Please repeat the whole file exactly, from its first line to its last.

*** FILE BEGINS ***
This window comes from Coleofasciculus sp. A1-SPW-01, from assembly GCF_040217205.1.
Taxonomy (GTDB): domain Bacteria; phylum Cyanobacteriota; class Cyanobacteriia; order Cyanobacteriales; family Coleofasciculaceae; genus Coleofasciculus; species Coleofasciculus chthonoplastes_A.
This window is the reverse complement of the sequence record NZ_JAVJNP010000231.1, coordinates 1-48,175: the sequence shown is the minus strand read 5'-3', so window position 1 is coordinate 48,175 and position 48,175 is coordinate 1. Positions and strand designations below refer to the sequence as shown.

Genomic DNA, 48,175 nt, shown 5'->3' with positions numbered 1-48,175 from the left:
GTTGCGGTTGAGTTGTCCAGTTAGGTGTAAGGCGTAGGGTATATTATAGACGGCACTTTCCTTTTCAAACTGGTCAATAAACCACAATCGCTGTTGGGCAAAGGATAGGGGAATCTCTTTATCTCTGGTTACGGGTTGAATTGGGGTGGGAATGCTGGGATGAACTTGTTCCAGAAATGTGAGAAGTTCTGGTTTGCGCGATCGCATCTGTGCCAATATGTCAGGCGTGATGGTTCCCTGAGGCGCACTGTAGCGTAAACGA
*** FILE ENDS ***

This window comes from Coleofasciculus sp. A1-SPW-01, from assembly GCF_040217205.1.
Taxonomy (GTDB): domain Bacteria; phylum Cyanobacteriota; class Cyanobacteriia; order Cyanobacteriales; family Coleofasciculaceae; genus Coleofasciculus; species Coleofasciculus chthonoplastes_A.
This window is the reverse complement of the sequence record NZ_JAVJNP010000231.1, coordinates 1-48,175: the sequence shown is the minus strand read 5'-3', so window position 1 is coordinate 48,175 and position 48,175 is coordinate 1. Positions and strand designations below refer to the sequence as shown.

Genomic DNA, 48,175 nt, shown 5'->3' with positions numbered 1-48,175 from the left:
GTTGCGGTTGAGTTGTCCAGTTAGGTGTAAGGCGTAGGGTATATTATAGACGGCACTTTCCTTTTCAAACTGGTCAATAAACCACAATCGCTGTTGGGCAAAGGATAGGGGAATCTCTTTATCTCTGGTTACGGGTTGAATTGGGGTGGGAATGCTGGGATGAACTTGTTCCAGAAATGTGAGAAGTTCTGGTTTGCGCGATCGCATCTGTGCCAATATGTCAGGCGTGATGGTTCCCTGAGGCGCACTGTAGCGTAAACGA